BMW has said it is continuing to prepare for a so-called ‘no-deal’ Brexit, given ongoing political uncertainty surrounding the ratification of a terms-of-exit ‘outline agreement’ between the UK and the EU.
According to Reuters, BMW welcomed this week’s draft withdrawal agreement as a ‘positive step in the right direction’ but said the political situation was uncertain.
“Uncertainty is not good for business. As a responsible employer, we must therefore continue to prepare for the worst-case scenario, which is what a no-deal Brexit would represent,” it added in a statement reported by Reuters.
The statement from the maker of Mini brand cars at Oxford added: “We continue to call on all sides to work towards a final agreement which maintains the truly frictionless trade on which our international production network is based.”
In the summer, BMW executive Ian Robertson told just-auto: “If we do see delays [at borders], we will clearly have to make investments to overcome some of it – and that makes the industry less competitive, whether it’s new warehousing or customs systems that probably have to be committed before the end of this year, depending on how things are looking from a political point of view.”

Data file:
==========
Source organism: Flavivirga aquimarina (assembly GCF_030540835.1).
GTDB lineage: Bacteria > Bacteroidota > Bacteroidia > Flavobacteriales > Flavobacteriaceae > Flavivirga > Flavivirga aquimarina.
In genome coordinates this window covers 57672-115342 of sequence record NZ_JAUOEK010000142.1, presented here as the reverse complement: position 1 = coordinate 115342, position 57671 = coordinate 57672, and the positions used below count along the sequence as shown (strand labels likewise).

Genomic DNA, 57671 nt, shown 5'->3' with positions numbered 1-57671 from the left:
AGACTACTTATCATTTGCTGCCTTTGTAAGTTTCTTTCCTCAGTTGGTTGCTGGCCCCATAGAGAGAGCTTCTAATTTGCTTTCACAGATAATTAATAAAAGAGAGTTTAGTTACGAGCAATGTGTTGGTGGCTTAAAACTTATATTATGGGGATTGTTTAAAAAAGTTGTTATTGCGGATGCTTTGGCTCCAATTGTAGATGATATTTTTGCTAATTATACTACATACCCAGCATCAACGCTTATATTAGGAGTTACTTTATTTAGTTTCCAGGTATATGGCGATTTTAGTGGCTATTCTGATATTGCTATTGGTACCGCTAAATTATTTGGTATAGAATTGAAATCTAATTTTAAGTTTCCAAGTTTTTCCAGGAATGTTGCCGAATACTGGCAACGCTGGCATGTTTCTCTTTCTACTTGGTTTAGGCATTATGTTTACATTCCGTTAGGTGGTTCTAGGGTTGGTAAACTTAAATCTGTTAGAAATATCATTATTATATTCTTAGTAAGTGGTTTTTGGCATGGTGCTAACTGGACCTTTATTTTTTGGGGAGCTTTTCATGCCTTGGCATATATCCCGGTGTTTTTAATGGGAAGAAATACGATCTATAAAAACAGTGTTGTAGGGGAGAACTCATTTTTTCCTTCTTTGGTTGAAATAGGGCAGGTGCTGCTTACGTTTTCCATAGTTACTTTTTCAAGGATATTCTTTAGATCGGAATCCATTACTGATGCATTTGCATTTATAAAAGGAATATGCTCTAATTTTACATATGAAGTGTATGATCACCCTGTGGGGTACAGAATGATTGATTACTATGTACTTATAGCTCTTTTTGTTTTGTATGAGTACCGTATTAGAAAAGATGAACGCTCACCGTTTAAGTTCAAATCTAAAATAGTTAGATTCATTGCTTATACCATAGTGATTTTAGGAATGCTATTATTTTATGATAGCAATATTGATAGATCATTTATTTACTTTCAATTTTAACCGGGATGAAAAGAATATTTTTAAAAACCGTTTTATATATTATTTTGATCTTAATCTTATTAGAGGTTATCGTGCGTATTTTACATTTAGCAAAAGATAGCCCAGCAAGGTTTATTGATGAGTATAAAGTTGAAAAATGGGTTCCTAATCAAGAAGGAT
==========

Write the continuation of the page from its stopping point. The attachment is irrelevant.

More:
Under the outline agreement, a transition period to the end of 2020 would mean that all existing EU ‘regulatory, budgetary, supervisory, judiciary and enforcement instruments and structures’ would continue to apply within the UK, including rulings made in the Court of Justice of the EU. ‘Frictionless trade’ between the UK and EU would continue as now, the UK staying within the EU customs union.
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Earlier this week, the outline agreement on the terms of the UK’s exit from the EU in March next year was drafted by the EU and UK Brexit negotiating teams. It was then agreed by the UK government’s cabinet of ministers. However, it still needs ratification by the UK’s parliament and 27 EU member states.
In Britain, the cabinet’s collective ‘agreement’ was followed by ministerial resignations and speculation that opposition in parliament could be sizeable enough to prevent UK ratification, with uncertain consequences that could include a ‘no-deal’ scenario.
From July (and still as relevant): COMMENT – Be ready for no-deal Brexit scenarios